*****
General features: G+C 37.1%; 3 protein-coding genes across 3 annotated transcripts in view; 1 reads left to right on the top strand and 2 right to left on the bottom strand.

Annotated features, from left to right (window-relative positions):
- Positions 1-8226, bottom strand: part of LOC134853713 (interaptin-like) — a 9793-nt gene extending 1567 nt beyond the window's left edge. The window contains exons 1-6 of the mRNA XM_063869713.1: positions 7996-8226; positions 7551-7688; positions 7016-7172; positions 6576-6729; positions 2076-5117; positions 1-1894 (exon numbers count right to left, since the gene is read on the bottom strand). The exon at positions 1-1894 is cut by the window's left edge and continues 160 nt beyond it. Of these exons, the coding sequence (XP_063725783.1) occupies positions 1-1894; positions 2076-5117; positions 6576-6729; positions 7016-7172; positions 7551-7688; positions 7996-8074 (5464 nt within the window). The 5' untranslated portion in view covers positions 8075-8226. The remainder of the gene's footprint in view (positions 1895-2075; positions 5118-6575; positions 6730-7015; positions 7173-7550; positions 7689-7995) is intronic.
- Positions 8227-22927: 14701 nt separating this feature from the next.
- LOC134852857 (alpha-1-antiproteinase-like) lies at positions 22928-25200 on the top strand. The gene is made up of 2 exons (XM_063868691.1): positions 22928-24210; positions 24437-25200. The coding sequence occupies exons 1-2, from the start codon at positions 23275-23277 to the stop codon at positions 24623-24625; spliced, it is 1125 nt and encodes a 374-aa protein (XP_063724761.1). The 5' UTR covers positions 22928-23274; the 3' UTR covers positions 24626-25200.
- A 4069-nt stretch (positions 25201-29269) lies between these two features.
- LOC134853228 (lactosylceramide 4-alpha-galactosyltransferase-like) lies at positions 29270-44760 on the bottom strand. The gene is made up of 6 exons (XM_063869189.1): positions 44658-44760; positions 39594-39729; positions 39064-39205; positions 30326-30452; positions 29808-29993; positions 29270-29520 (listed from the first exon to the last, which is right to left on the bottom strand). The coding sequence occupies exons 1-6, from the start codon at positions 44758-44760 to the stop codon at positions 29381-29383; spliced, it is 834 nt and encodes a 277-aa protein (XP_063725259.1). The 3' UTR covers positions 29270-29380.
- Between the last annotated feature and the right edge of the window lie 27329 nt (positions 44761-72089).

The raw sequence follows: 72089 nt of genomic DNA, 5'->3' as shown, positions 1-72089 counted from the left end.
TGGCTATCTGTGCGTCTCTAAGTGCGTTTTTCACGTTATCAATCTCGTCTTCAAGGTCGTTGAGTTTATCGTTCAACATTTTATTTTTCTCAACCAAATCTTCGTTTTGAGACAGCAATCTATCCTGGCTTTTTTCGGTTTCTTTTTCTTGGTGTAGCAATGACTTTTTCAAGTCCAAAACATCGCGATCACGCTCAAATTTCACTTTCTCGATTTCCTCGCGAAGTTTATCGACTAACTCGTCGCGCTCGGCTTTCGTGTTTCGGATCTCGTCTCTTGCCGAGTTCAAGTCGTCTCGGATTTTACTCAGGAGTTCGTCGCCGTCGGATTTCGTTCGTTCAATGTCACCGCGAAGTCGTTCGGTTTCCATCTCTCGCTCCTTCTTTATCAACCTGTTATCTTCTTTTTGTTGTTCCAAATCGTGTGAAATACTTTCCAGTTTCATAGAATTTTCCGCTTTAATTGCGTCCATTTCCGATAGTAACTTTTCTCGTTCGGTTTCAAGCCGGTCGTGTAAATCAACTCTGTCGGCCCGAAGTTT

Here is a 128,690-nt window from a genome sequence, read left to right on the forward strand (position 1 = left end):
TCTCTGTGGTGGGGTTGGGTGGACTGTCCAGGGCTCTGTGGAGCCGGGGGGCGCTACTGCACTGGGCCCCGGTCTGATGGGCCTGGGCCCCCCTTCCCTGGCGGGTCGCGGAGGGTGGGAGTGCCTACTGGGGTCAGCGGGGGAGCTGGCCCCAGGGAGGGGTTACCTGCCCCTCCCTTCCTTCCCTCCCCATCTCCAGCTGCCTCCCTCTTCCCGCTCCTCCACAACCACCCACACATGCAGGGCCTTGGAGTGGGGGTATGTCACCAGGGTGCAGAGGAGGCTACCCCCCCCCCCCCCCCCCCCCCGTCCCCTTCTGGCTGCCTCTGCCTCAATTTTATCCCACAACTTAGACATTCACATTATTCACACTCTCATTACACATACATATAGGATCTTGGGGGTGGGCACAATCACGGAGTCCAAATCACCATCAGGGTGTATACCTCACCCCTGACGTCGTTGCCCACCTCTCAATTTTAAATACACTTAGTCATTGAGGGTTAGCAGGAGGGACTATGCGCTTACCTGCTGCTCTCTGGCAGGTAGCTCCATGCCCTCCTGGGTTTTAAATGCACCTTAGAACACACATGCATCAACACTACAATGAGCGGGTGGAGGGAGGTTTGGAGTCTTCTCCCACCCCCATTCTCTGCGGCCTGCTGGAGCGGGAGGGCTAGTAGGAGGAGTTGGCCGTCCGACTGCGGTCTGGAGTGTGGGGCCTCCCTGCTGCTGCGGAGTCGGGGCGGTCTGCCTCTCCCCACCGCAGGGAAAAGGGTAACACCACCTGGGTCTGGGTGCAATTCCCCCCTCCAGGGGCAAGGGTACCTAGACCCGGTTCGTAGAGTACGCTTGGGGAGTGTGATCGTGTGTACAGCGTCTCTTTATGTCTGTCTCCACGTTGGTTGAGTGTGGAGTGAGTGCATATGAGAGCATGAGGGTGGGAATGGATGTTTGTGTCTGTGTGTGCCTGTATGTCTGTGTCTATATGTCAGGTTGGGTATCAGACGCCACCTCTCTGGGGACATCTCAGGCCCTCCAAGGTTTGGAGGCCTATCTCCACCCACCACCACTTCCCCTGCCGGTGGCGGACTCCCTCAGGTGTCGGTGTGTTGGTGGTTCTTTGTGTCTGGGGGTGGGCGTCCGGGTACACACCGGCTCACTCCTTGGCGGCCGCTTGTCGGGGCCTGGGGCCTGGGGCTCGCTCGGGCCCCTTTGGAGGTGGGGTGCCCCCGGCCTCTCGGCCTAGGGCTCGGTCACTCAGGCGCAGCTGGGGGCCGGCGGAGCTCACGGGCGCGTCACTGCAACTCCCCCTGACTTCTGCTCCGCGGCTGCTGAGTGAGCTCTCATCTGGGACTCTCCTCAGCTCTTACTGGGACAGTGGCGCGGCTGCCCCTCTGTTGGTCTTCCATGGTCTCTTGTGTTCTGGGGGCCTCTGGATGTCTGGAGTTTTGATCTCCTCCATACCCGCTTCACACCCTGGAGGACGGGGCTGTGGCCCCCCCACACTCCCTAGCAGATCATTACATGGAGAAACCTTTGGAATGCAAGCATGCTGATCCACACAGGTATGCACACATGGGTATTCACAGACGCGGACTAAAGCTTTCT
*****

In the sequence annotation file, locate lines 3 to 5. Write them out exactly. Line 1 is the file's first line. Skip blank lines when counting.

- Positions 1-8226, bottom strand: part of LOC134853713 (interaptin-like) — a 9793-nt gene extending 1567 nt beyond the window's left edge. The window contains exons 1-6 of the mRNA XM_063869713.1: positions 7996-8226; positions 7551-7688; positions 7016-7172; positions 6576-6729; positions 2076-5117; positions 1-1894 (exon numbers count right to left, since the gene is read on the bottom strand). The exon at positions 1-1894 is cut by the window's left edge and continues 160 nt beyond it. Of these exons, the coding sequence (XP_063725783.1) occupies positions 1-1894; positions 2076-5117; positions 6576-6729; positions 7016-7172; positions 7551-7688; positions 7996-8074 (5464 nt within the window). The 5' untranslated portion in view covers positions 8075-8226. The remainder of the gene's footprint in view (positions 1895-2075; positions 5118-6575; positions 6730-7015; positions 7173-7550; positions 7689-7995) is intronic.
- Positions 8227-22927: 14701 nt separating this feature from the next.
- LOC134852857 (alpha-1-antiproteinase-like) lies at positions 22928-25200 on the top strand. The gene is made up of 2 exons (XM_063868691.1): positions 22928-24210; positions 24437-25200. The coding sequence occupies exons 1-2, from the start codon at positions 23275-23277 to the stop codon at positions 24623-24625; spliced, it is 1125 nt and encodes a 374-aa protein (XP_063724761.1). The 5' UTR covers positions 22928-23274; the 3' UTR covers positions 24626-25200.